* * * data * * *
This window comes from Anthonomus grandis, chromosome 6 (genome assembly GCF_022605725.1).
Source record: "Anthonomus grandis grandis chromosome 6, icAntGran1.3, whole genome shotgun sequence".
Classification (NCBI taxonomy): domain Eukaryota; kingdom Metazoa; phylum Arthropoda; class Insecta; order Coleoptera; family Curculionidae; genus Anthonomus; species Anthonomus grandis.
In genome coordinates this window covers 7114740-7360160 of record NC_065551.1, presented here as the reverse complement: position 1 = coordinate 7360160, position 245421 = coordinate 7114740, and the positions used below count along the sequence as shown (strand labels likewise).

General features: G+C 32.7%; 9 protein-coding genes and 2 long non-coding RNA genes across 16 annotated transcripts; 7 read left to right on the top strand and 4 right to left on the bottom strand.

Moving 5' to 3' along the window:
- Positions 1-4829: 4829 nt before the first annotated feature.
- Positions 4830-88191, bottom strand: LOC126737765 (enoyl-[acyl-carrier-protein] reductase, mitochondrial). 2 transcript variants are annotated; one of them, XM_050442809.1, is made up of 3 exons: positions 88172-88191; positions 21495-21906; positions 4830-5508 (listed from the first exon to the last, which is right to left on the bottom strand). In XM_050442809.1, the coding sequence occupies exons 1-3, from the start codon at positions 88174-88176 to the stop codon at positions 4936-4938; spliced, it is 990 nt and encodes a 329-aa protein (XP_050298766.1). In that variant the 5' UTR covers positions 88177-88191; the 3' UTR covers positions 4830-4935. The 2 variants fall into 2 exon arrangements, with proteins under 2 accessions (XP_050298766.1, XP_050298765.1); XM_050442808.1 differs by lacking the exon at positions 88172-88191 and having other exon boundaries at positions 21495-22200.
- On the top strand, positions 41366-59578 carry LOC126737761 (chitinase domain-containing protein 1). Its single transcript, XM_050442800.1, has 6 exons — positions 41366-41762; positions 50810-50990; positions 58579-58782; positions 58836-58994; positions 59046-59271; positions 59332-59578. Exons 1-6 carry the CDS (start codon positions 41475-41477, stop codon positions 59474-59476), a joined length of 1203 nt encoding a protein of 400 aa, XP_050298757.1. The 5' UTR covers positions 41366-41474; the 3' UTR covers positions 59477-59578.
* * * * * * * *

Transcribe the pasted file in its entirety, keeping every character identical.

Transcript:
This window comes from Anthonomus grandis, chromosome 6 (genome assembly GCF_022605725.1).
Source record: "Anthonomus grandis grandis chromosome 6, icAntGran1.3, whole genome shotgun sequence".
Classification (NCBI taxonomy): domain Eukaryota; kingdom Metazoa; phylum Arthropoda; class Insecta; order Coleoptera; family Curculionidae; genus Anthonomus; species Anthonomus grandis.
In genome coordinates this window covers 7114740-7360160 of record NC_065551.1, presented here as the reverse complement: position 1 = coordinate 7360160, position 245421 = coordinate 7114740, and the positions used below count along the sequence as shown (strand labels likewise).

General features: G+C 32.7%; 9 protein-coding genes and 2 long non-coding RNA genes across 16 annotated transcripts; 7 read left to right on the top strand and 4 right to left on the bottom strand.

Moving 5' to 3' along the window:
- Positions 1-4829: 4829 nt before the first annotated feature.
- Positions 4830-88191, bottom strand: LOC126737765 (enoyl-[acyl-carrier-protein] reductase, mitochondrial). 2 transcript variants are annotated; one of them, XM_050442809.1, is made up of 3 exons: positions 88172-88191; positions 21495-21906; positions 4830-5508 (listed from the first exon to the last, which is right to left on the bottom strand). In XM_050442809.1, the coding sequence occupies exons 1-3, from the start codon at positions 88174-88176 to the stop codon at positions 4936-4938; spliced, it is 990 nt and encodes a 329-aa protein (XP_050298766.1). In that variant the 5' UTR covers positions 88177-88191; the 3' UTR covers positions 4830-4935. The 2 variants fall into 2 exon arrangements, with proteins under 2 accessions (XP_050298766.1, XP_050298765.1); XM_050442808.1 differs by lacking the exon at positions 88172-88191 and having other exon boundaries at positions 21495-22200.
- On the top strand, positions 41366-59578 carry LOC126737761 (chitinase domain-containing protein 1). Its single transcript, XM_050442800.1, has 6 exons — positions 41366-41762; positions 50810-50990; positions 58579-58782; positions 58836-58994; positions 59046-59271; positions 59332-59578. Exons 1-6 carry the CDS (start codon positions 41475-41477, stop codon positions 59474-59476), a joined length of 1203 nt encoding a protein of 400 aa, XP_050298757.1. The 5' UTR covers positions 41366-41474; the 3' UTR covers positions 59477-59578.